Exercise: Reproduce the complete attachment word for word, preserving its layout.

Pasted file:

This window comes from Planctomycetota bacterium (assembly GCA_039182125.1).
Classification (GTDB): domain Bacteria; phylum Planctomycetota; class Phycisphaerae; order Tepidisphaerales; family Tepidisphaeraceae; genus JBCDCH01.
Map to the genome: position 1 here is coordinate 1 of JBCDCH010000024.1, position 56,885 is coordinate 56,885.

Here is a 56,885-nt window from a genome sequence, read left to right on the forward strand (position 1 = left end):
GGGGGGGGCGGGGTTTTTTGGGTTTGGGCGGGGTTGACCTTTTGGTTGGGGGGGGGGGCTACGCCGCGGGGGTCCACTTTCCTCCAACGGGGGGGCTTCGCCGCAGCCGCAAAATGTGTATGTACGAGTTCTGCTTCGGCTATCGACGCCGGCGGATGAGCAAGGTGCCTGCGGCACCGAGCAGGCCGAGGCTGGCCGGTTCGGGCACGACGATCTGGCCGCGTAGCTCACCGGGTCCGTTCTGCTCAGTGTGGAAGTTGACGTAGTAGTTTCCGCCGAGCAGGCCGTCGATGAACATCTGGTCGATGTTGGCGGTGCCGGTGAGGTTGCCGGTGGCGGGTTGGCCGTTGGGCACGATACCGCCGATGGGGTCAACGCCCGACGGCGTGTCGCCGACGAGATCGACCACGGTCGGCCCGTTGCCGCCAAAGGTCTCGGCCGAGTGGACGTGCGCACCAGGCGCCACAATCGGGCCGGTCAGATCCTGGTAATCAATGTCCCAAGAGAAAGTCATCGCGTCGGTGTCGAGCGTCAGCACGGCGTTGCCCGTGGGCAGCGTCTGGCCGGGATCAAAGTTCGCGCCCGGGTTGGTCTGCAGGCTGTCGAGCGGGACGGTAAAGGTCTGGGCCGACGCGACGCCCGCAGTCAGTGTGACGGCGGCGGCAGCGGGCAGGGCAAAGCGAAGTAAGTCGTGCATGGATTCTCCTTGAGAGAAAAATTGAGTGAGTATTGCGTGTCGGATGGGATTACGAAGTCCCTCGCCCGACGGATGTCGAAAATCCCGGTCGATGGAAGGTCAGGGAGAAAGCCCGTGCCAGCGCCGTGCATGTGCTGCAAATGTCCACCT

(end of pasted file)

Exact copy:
This window comes from Planctomycetota bacterium (assembly GCA_039182125.1).
Classification (GTDB): domain Bacteria; phylum Planctomycetota; class Phycisphaerae; order Tepidisphaerales; family Tepidisphaeraceae; genus JBCDCH01.
Map to the genome: position 1 here is coordinate 1 of JBCDCH010000024.1, position 56,885 is coordinate 56,885.

Here is a 56,885-nt window from a genome sequence, read left to right on the forward strand (position 1 = left end):
GGGGGGGGCGGGGTTTTTTGGGTTTGGGCGGGGTTGACCTTTTGGTTGGGGGGGGGGGCTACGCCGCGGGGGTCCACTTTCCTCCAACGGGGGGGCTTCGCCGCAGCCGCAAAATGTGTATGTACGAGTTCTGCTTCGGCTATCGACGCCGGCGGATGAGCAAGGTGCCTGCGGCACCGAGCAGGCCGAGGCTGGCCGGTTCGGGCACGACGATCTGGCCGCGTAGCTCACCGGGTCCGTTCTGCTCAGTGTGGAAGTTGACGTAGTAGTTTCCGCCGAGCAGGCCGTCGATGAACATCTGGTCGATGTTGGCGGTGCCGGTGAGGTTGCCGGTGGCGGGTTGGCCGTTGGGCACGATACCGCCGATGGGGTCAACGCCCGACGGCGTGTCGCCGACGAGATCGACCACGGTCGGCCCGTTGCCGCCAAAGGTCTCGGCCGAGTGGACGTGCGCACCAGGCGCCACAATCGGGCCGGTCAGATCCTGGTAATCAATGTCCCAAGAGAAAGTCATCGCGTCGGTGTCGAGCGTCAGCACGGCGTTGCCCGTGGGCAGCGTCTGGCCGGGATCAAAGTTCGCGCCCGGGTTGGTCTGCAGGCTGTCGAGCGGGACGGTAAAGGTCTGGGCCGACGCGACGCCCGCAGTCAGTGTGACGGCGGCGGCAGCGGGCAGGGCAAAGCGAAGTAAGTCGTGCATGGATTCTCCTTGAGAGAAAAATTGAGTGAGTATTGCGTGTCGGATGGGATTACGAAGTCCCTCGCCCGACGGATGTCGAAAATCCCGGTCGATGGAAGGTCAGGGAGAAAGCCCGTGCCAGCGCCGTGCATGTGCTGCAAATGTCCACCT